As Christians, we have a responsibility to pray for the persecuted church. This blog regularly shares updates and prayer requests for persecuted believers around the world, but what is our motivation to pray?
Each month, 322 Christians are killed, 214 churches are destroyed, and 722 acts of violence are committed against Christians (Source: Open Doors). All over the world, people who choose to follow Christ face a great cost.
Pray for the Persecuted
David Platt addressed how to pray for persecuted believers around the world in a sermon titled, “Prayer and Persecution.” David posed some important questions about praying for persecuted believers and answered them through Acts 4.
1. Why do we pray?
Number one, we pray because we are one family…If you look at verse 23 it says, “Peter and John went back to their own people” (Acts 4:23)…Can I remind you that calling these men, “brothers,” is more than just a title or a reference to them, that is who they are. They are our brothers and sisters in Christ.
Not only are we one family, but we have one purpose. I love the picture here of these guys gathering together…These are the people who are on the front lines in a battle to proclaim the gospel in the first century and they gather together in a group, almost like a huddle, almost like they are coming back from the battle lines, getting together and saying, okay, we need to pray for strength going back out there. We need to pray for the power to, and boldness to proclaim the gospel.
2. Who do we pray to?
Look in Acts 4, and these believers spend five verses telling God who He is before they ask Him for anything. Now, why would they do that? As if God needed to know who He was. As if they needed to fill in God on some new information. That wasn’t their point though. What Scripture is telling us here is that if we are going to pray, we need to know the God TO who we are praying. We need to know who He is and that will lead us to pray the correct way.
And this is huge for people in the midst of its persecution and suffering to know that amidst the questions and amidst the confusion, amidst the anxiety, amidst losing your mom or your dad or your brother or sister or your son or your daughter. Amidst all of that, you can look up and see that God is still on the throne. And he’s still in control of everything that is going on.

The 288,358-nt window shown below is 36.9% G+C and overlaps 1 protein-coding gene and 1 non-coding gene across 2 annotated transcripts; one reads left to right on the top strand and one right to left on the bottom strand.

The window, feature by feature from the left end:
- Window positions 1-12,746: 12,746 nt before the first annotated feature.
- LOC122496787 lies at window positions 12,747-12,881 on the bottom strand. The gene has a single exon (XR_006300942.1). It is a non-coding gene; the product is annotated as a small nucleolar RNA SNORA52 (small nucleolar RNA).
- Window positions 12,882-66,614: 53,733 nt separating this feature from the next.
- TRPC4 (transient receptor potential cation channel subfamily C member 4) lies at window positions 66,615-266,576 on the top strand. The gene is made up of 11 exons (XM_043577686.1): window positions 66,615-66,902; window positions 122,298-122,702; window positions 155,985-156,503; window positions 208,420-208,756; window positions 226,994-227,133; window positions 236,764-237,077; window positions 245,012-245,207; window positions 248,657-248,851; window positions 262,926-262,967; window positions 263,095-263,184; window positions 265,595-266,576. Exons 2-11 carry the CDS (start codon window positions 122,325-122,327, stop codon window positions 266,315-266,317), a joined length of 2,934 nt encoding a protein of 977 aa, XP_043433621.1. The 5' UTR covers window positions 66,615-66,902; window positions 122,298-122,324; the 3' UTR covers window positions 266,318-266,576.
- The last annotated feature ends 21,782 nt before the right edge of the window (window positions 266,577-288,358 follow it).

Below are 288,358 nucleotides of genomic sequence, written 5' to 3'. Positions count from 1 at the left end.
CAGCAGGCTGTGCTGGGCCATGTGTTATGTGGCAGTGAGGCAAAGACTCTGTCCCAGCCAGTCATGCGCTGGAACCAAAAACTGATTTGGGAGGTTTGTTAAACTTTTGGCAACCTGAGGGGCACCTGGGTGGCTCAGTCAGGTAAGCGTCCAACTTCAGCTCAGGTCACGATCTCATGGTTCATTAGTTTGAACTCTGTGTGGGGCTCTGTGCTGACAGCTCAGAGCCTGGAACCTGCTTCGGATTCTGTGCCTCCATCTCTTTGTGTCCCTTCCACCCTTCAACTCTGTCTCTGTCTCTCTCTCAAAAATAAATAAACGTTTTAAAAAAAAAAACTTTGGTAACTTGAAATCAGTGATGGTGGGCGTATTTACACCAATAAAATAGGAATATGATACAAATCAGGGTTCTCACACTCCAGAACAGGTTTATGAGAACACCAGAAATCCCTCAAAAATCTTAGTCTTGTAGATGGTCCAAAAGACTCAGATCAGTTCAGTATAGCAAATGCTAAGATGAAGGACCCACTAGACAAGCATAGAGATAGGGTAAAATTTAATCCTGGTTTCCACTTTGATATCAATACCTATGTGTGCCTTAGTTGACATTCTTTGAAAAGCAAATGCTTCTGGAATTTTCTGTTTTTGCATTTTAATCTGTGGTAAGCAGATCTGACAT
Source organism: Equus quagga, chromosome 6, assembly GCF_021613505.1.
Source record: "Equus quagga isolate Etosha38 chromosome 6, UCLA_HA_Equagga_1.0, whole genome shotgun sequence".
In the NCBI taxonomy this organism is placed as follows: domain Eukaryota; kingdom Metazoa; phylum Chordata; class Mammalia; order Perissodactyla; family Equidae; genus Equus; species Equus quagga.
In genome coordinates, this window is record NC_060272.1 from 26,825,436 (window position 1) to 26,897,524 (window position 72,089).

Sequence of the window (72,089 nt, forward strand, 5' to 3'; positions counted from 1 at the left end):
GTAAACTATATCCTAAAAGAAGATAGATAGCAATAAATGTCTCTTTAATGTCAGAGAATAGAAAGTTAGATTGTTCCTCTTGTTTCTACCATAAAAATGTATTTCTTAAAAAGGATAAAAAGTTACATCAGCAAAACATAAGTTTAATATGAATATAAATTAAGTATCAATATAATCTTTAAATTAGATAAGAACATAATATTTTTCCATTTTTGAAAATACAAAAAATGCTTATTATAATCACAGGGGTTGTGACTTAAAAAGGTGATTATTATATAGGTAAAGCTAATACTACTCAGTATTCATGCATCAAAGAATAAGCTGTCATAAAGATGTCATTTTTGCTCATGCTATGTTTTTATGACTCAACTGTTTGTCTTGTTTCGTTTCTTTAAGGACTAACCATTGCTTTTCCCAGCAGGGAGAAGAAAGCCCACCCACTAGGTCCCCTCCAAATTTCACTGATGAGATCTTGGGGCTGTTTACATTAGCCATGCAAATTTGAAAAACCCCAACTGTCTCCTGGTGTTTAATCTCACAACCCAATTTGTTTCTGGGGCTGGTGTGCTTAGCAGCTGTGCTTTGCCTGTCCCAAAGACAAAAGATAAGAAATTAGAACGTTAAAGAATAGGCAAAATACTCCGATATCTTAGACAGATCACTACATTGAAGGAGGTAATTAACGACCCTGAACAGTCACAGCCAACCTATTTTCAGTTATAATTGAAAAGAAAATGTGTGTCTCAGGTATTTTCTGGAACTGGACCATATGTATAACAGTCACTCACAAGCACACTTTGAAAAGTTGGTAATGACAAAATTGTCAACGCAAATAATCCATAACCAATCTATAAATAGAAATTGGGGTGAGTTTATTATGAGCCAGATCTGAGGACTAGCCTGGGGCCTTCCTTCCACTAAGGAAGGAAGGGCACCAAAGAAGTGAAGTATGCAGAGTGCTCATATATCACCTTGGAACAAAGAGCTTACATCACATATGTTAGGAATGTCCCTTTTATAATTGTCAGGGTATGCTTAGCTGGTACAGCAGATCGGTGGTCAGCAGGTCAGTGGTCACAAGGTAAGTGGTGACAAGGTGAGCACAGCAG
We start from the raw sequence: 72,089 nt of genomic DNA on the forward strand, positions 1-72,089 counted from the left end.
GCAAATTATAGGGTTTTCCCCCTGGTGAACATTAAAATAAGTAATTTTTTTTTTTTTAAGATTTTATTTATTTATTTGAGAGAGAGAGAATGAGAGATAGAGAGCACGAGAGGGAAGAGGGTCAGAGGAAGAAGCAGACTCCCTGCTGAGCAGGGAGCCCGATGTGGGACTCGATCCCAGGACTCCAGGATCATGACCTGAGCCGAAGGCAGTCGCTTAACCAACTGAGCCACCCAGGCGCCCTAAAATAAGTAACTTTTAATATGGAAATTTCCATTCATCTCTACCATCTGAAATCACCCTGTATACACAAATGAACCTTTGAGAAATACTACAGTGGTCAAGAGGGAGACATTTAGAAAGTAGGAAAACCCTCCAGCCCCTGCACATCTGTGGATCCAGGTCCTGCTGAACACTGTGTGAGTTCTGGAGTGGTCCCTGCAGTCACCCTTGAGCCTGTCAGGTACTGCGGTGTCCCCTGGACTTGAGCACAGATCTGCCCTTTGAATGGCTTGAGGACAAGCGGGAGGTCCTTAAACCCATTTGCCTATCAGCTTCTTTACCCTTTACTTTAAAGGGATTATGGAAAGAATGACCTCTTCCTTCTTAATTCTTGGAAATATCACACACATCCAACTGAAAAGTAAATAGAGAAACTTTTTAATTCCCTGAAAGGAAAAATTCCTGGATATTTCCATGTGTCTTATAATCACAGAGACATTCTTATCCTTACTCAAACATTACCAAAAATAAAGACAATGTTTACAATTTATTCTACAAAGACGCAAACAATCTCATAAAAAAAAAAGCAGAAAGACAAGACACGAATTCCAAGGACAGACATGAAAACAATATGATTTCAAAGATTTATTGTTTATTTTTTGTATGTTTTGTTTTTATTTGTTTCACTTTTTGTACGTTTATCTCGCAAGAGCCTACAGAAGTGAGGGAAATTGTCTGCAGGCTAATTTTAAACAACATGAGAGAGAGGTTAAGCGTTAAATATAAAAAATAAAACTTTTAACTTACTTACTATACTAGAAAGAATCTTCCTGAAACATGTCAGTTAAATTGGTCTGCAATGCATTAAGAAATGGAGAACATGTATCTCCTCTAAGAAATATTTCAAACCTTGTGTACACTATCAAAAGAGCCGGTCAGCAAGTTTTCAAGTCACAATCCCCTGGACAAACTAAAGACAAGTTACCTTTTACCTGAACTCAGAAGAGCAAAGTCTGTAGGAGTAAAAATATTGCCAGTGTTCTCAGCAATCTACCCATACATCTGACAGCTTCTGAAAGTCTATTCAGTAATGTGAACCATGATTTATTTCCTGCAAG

3. What do we pray for?
Notice that at no point in Acts 4, do you see them praying for the persecution to stop, at no point in Acts 4 do you see them praying for God to bring the wrath down on those people around them. At no point do you see them lamenting what they were going through. Instead of praying for escape from that trial, they prayed for enablement to stand up under the trial.
I think they prayed for three main things here in Acts 4. Number one, they prayed for the honor of Christ…Two, pray for the boldness of the church…Not only to pray for the honor of Christ and for boldness of the church, but I think the whole pray here is a prayer for the advancement of the kingdom.
4. What do you expect?
When God’s people get on their knees and on their faces on behalf of brothers and sisters around the world, He will shake the earth for His glory and He will make His glory known. And He will move in ways that can’t be described or attributed to man. He will move in incredible ways if we will pray and then rise and put feet to those prayers.
How are you praying for the persecuted church? Are you expecting God to move in incredible ways? For more on this topic, listen to the full sermon.